Energy

Seen from Space, Africa at night is un-lit. It is as dark as an almost-empty Siberia –however with over 1 billion people, Africa accounts for over a sixth of the worlds’ population – but generates only 4% of global electricity.

Africa’s energy generation capacity is woefully inadequate. The installed generation capacity of the whole of sub-Saharan Africa is 68GW -- less than Spain's -- and as much as one quarter of that 68 GW capacity is unavailable because of aging power plants and poor maintenance. Also the small scale of most national power systems and the widespread reliance on expensive oil-based power generation have kept power costs extremely high in Africa.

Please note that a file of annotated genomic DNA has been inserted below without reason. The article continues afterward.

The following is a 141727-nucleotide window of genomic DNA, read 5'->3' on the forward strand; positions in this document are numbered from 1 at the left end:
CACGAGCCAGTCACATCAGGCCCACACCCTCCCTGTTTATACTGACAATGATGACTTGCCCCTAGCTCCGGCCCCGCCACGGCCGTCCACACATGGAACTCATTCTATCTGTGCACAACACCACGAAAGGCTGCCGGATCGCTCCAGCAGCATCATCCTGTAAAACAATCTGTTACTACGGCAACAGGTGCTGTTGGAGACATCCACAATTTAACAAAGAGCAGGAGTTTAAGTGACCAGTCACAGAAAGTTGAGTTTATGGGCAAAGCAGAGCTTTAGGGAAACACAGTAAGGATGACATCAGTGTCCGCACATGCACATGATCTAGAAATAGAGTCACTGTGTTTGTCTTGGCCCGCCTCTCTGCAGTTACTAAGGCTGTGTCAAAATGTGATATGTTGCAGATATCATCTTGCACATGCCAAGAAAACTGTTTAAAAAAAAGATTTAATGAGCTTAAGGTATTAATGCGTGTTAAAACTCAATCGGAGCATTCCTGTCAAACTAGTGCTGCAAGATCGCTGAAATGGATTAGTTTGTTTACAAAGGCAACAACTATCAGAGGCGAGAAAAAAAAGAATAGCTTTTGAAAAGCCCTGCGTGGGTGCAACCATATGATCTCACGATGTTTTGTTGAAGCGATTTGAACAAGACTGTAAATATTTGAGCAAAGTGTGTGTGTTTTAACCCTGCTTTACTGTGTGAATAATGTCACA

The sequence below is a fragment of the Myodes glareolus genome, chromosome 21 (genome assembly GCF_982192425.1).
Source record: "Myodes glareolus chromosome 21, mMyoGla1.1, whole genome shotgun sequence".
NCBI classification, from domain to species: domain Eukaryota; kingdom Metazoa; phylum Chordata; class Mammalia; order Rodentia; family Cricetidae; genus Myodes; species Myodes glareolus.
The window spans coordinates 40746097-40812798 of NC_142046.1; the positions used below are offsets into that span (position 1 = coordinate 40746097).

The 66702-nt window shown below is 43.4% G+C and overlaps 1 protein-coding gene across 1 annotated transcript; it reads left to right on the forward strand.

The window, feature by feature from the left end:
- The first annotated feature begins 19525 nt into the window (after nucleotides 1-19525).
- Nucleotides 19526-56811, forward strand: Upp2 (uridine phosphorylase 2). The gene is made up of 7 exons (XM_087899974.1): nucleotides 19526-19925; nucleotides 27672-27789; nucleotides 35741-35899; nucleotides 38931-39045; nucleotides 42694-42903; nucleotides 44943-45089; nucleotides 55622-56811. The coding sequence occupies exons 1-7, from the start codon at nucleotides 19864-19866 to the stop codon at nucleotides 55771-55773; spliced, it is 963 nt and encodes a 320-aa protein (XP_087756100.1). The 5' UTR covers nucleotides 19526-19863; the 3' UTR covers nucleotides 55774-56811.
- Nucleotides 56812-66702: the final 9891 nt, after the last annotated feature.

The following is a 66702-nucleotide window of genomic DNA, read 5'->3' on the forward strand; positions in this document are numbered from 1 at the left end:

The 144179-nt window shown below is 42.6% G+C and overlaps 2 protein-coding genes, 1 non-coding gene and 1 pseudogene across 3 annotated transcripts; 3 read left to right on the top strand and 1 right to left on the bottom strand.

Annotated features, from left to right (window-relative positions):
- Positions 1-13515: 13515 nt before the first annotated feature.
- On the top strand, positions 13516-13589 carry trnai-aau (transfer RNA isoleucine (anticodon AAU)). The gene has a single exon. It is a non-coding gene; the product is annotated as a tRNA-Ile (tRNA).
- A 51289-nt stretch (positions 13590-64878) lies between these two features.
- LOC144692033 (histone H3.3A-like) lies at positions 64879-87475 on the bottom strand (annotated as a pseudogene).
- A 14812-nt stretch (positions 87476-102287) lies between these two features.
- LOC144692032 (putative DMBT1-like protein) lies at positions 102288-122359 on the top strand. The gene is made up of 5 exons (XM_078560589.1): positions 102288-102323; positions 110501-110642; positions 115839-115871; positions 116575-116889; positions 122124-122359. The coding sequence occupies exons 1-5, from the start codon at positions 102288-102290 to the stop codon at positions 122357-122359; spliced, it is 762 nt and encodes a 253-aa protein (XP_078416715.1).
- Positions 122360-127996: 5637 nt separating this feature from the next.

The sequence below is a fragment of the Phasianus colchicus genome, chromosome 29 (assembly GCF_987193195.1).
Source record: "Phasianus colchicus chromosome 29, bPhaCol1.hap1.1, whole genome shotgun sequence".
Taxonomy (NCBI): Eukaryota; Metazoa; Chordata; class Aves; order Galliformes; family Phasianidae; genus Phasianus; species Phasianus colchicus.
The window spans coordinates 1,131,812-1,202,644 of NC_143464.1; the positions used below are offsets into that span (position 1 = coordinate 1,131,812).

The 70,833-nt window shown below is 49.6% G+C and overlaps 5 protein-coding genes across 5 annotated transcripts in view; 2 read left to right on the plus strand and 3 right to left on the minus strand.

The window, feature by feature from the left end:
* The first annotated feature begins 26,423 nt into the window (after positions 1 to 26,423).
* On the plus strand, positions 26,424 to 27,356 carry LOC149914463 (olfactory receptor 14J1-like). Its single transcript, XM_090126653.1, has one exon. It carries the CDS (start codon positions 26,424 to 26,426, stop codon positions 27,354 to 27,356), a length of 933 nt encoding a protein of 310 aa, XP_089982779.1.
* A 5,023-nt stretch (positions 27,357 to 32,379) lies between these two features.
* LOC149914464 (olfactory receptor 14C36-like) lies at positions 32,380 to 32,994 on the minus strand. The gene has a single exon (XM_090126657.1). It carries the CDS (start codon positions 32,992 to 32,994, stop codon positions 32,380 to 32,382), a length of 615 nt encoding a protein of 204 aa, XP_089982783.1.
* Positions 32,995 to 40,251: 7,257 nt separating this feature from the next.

Per capita electricity consumption in Sub-Saharan Africa (excluding South Africa) averages only 124 kilowatt-hours a year, barely 1% of the consumption typical in high-income countries – or roughly enough electricity for every other African to have one single light bulb burning for six hours per day. Only about one-fifth of the sub-Saharan population has access to any electricity at all. At current trends, less than 40% of African countries will reach universal access to electricity by 2050.

To change this trend, and to bring light and power to Africa, there must be the political will to build, manage and maintain a sustainable energy infrastructure in Africa. This is exactly where The Infrastructure Consortium for Africa (ICA) adds value. Through our convening power, the ICA has been able to secure major commitments to transformational power projects throughout Africa.

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